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Analysis of beneficial management practices to mitigate environmental impacts in dairy production systems around the Great Lakes

Daesoo Kim, Nick Stoddart, C. Alan Rotz, Karin Veltman, Larry Chase, Joyce Cooper, Pete Ingraham, R. César Izaurralde, Curtis D. Jones, Richard Gaillard, Horacio A. Aguirre-Villegas, Rebecca A. Larson, Matt Ruark, William Salas, Olivier Jolliet and Gregory J. Thoma

Agricultural Systems, 2019, vol. 176, issue C

Abstract: The influence of farm-specific beneficial management practices (BMPs) on a set of comprehensive environmental impacts was characterized and quantified for two representative dairy farms in the Great Lakes region (a large 1500-cow farm in New York (NY) and a smaller 150-cow farm in Wisconsin (WI)). Comparative benefits or drawbacks of the effect of the adoption of selected management scenarios to environmental impacts were estimated by coupling the output from the Integrated Farm System Model (IFSM) to provide lifecycle inventory data for SimaPro©. The small dairy farm in WI generated a consistently larger carbon footprint than the large dairy farm in NY due to greater enteric methane (CH4) emissions from different feeds fed and greater nitrous oxide (N2O) emissions from the bedded pack housing facility for young stock. The flare scenario of burning biogas produced in a covered manure storage on the small farm and a whole-farm mitigation plan of combined feed, field, and manure management in the large farm demonstrate significant potential to reduce overall carbon footprint by 20.0% and 25.8%, respectively, compared to the baselines. The assessments of selective impact categories such as fossil energy use, water use, land occupation, aquatic eutrophication, terrestrial acidification, respiratory effects, human toxicity, and ecotoxicity are discussed and highlight hot spots relevant for sustainable dairy farm management. Normalization analysis indicates that eutrophication potential is the largest relative impact profile, which suggests that efforts to mitigate eutrophication can achieve relatively greater environmental impact reduction. Although this study identifies the beneficial adaptation of sustainable dairy production practices on individual impact profiles, trade-offs between impact categories make the analysis more complex when considering the comprehensive suite of environmental impacts.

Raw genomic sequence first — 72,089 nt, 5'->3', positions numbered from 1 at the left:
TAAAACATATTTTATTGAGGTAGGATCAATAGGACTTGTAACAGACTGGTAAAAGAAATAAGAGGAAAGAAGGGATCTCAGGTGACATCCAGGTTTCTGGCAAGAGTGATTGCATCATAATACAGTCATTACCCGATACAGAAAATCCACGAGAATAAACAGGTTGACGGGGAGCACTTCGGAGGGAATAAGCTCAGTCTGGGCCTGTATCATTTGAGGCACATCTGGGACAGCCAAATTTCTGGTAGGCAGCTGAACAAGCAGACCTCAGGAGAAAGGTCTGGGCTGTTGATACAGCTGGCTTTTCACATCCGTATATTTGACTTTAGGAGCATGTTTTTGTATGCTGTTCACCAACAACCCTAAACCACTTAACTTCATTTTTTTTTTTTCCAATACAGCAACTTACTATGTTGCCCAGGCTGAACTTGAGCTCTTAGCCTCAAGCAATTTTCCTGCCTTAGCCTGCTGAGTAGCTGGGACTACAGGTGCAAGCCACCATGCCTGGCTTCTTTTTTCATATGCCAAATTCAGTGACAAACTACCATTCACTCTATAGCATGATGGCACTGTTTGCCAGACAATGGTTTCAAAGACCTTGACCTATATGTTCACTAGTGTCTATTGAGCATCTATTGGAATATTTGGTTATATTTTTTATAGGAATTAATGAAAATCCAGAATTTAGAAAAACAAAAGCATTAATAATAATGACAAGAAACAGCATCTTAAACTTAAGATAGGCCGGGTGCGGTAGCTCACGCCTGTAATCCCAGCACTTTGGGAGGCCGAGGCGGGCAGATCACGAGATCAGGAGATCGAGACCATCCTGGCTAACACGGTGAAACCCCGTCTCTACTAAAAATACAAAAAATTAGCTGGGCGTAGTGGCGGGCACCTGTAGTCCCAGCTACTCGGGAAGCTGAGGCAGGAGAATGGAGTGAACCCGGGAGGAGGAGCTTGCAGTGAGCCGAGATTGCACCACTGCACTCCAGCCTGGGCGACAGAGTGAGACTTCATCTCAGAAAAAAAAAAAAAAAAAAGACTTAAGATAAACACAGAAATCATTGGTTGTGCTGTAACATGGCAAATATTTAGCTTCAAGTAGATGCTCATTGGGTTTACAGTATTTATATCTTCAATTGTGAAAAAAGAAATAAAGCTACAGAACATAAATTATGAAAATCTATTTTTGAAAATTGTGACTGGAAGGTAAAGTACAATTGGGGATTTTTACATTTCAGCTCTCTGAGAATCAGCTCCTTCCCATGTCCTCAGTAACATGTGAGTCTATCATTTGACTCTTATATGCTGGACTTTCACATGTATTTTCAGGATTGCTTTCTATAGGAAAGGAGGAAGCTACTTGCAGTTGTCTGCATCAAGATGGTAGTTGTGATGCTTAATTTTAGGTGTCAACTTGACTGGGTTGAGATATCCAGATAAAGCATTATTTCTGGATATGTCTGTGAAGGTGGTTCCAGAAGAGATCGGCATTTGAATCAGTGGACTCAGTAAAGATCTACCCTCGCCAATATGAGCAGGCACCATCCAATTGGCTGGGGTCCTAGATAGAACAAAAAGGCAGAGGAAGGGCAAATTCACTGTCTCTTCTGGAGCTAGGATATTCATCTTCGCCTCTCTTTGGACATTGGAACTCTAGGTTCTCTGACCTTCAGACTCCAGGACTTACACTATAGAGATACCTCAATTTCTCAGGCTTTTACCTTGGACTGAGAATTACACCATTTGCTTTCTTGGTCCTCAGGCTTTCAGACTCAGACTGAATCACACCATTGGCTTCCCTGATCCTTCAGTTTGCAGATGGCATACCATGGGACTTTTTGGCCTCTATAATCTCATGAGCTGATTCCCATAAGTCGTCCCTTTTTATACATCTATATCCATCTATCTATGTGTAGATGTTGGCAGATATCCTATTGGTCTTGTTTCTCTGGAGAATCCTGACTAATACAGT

Keywords: Life cycle assessment; Greenhouse gas emission; Environmental impact; Beneficial management practice; Dairy production system (search for similar items in EconPapers)
Date: 2019
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DOI: 10.1016/j.agsy.2019.102660

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